3. What can we do about it?

Irrespective of whether there is a perception vs reality mismatch, there are some immediate steps that we can all take to both build the numbers and build the profile of the existing women in LegalTech:

  • Role models: ensure women are visibly present, offer case studies and be role models for the next generation. For those of us who are already women in LegalTech, this means stepping up or promoting other women. For those who wish to support it, this means looking beyond the obvious and promoting women who may be unwilling to promote themselves.
  • Language: use language that is inclusive, supportive, strong and confident.
  • Start-up founder support: whilst not unique to our industry, we need to encourage more women across to LegalTech from other roles, support them through the incubation and early business phase and provide effective mentoring. Some initiatives exist in this space, but we should be understanding, optimise their effectiveness, and determine what more should be done.

What next?

We may all know the theoretical benefits of being part of a community, but it is useful to be reminded of it in practical terms from time to time, particularly when it presents as a new community serving a new, shared goal.

Jonathan Chan wrote for the Huffington Post about the benefits of community in entrepreneurship and they are relevant to the goals being articulated here:

  1. Knowledge to be shared
  2. Connections to be made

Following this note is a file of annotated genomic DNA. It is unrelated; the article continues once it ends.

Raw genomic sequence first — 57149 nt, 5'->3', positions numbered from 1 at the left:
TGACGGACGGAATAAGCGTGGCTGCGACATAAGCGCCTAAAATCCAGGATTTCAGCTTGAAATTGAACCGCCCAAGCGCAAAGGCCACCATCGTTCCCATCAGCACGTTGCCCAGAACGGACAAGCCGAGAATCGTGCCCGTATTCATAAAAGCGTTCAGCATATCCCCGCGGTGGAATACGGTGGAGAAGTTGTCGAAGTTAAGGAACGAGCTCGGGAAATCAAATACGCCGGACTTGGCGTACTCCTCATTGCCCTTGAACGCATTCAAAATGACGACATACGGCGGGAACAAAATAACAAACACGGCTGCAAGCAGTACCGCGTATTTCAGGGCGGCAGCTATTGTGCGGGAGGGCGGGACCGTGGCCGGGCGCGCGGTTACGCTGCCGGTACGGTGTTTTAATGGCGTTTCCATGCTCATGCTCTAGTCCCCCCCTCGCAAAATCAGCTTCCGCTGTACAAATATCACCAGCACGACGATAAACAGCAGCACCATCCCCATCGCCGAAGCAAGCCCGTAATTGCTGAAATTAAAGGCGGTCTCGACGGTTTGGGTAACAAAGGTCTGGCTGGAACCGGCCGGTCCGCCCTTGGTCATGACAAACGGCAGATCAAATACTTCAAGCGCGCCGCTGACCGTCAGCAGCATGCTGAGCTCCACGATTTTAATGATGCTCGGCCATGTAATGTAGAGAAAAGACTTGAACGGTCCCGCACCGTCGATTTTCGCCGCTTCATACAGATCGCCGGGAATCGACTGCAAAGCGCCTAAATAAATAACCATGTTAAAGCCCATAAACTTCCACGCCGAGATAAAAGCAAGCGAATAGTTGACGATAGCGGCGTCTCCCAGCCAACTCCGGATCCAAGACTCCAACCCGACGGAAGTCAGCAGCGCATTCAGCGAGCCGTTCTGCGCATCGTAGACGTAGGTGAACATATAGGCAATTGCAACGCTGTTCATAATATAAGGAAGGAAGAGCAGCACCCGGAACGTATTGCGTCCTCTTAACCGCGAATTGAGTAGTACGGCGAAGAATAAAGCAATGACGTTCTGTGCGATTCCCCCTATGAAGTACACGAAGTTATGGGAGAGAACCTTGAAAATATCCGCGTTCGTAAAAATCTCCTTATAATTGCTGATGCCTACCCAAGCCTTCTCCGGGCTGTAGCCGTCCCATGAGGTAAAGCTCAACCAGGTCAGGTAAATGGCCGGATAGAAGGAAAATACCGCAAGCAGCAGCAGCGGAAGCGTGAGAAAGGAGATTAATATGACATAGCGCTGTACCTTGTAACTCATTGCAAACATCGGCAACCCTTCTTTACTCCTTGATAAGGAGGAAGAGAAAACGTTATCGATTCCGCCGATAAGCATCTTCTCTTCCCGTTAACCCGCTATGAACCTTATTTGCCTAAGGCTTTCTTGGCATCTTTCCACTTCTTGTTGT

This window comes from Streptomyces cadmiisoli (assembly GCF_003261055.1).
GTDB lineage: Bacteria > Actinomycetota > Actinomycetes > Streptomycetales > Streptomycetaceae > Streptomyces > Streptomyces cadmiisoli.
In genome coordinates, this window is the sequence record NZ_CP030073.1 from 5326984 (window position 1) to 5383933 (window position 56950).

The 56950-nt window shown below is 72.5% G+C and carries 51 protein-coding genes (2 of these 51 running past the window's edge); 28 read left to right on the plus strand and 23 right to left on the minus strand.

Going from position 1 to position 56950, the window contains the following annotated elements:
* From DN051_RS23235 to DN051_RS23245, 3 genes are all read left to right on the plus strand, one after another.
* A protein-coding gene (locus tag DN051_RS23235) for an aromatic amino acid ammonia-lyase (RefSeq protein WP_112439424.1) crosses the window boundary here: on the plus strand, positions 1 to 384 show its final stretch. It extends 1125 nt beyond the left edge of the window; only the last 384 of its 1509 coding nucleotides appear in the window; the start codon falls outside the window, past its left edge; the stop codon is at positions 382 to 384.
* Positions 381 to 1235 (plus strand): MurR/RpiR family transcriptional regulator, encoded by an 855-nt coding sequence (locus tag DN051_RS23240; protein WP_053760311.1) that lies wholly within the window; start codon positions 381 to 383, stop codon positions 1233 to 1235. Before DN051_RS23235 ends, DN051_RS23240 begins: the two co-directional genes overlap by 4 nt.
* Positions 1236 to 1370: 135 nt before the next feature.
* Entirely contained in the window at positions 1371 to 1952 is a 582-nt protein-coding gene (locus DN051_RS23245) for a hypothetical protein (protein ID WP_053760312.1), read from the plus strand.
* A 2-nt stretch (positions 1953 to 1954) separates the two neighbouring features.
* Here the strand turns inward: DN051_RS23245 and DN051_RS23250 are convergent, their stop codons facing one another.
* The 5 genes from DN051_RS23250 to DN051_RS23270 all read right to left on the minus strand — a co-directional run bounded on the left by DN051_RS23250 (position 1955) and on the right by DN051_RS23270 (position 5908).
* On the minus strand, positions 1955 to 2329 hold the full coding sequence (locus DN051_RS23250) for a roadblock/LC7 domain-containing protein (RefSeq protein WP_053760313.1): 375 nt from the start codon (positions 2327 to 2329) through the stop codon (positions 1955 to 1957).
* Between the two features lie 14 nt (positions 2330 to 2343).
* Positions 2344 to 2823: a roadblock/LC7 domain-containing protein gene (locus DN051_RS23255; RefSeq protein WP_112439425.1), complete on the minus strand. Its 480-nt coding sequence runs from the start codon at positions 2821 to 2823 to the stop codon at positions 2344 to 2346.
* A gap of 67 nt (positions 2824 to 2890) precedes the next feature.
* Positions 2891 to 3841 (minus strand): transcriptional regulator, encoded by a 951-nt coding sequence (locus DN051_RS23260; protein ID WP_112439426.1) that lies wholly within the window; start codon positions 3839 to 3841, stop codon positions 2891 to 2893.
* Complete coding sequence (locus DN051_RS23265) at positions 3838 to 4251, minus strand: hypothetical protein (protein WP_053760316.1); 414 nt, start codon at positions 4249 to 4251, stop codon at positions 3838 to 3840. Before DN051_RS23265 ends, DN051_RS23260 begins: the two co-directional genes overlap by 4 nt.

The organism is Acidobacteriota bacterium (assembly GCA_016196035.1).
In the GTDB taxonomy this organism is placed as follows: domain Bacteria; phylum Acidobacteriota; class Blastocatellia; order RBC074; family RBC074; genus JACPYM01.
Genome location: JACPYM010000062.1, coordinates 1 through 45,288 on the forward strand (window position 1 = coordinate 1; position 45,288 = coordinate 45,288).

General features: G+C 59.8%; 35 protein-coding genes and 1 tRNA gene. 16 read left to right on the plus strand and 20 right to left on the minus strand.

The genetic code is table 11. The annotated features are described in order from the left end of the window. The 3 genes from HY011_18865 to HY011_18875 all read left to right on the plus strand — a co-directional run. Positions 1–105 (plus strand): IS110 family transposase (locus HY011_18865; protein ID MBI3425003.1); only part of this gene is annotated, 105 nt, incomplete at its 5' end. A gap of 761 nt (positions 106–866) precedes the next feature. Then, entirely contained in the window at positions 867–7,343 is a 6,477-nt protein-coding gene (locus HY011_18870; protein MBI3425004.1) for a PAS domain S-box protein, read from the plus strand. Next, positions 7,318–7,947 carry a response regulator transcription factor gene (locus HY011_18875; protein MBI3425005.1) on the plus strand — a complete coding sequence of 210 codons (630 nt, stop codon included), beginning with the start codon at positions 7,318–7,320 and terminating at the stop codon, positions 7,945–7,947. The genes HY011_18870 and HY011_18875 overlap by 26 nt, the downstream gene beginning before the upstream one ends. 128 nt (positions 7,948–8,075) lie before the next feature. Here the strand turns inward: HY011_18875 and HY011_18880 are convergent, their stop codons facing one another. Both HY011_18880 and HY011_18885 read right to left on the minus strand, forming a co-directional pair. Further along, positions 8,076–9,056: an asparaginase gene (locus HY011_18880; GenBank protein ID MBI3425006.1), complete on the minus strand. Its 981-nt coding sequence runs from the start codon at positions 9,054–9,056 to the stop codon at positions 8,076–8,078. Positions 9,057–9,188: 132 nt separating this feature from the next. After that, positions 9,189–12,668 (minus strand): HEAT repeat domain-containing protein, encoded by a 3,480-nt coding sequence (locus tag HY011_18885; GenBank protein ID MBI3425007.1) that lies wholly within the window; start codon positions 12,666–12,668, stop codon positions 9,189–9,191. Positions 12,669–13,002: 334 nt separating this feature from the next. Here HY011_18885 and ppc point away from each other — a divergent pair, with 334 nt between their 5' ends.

3. Inspiration to be given and received
  4. Resources to help raise those around you
  5. Support to reach your goals

We have dubbed our new community ‘WALTA’ – Women of the Australian Legal Technology Association. As we define what this community means and how it will address the challenges defined above, we want to take a moment to celebrate the women who enthusiastically turned up to be counted as an existing part of the community.

We see huge potential for this WALTA community as the wider Australian LegalTech ecosystem continues to thrive.

About our bloggers

Jodie Baker

Jodie is an innovator, entrepreneur and a passionate advocate of #LegalTech.  In 2016, Jodie founded Xakia Technologies. Xakia is the world’s leading platform for automated Legal Department Intelligence.

More than a beautiful matter management, expense tracker and legal intake tool, Xakia captures data at every part of the matter journey to provide you with dashboards and reports for informed decision making and communication with your business.

Jodie was instrumental in the founding of the Australian Legal Technology Association and Xakia Technologies is a proud Founding Member.

Stephanie Abbott

Stephanie Abbott is a Dirctor at Janders Dean. She is a trusted advisor in strategy and change for legal services. She has been making a difference to law firms in organisational development, effective change management, process improvement, KM and technology for over 15 years.

Stephanie combines a big-picture outlook with discipline on the detail. She works with legal teams and firms of all sizes and profiles. She blends global best practice, leading awareness of key trends with a keen sense of the right path for her clients to take, right here and right now. 

Janders Dean are ALTA Community Partners.



[1] https://www.lawsociety.com.au/advocacy-and-resources/advancement-of-women/gender-statistics (showing a 300% increase in female solicitors in the decade 1995-2015, with only a 59% increase in male solicitors. However, equivalent representation as firm principals or in leadership, and pay equity, remain problematic).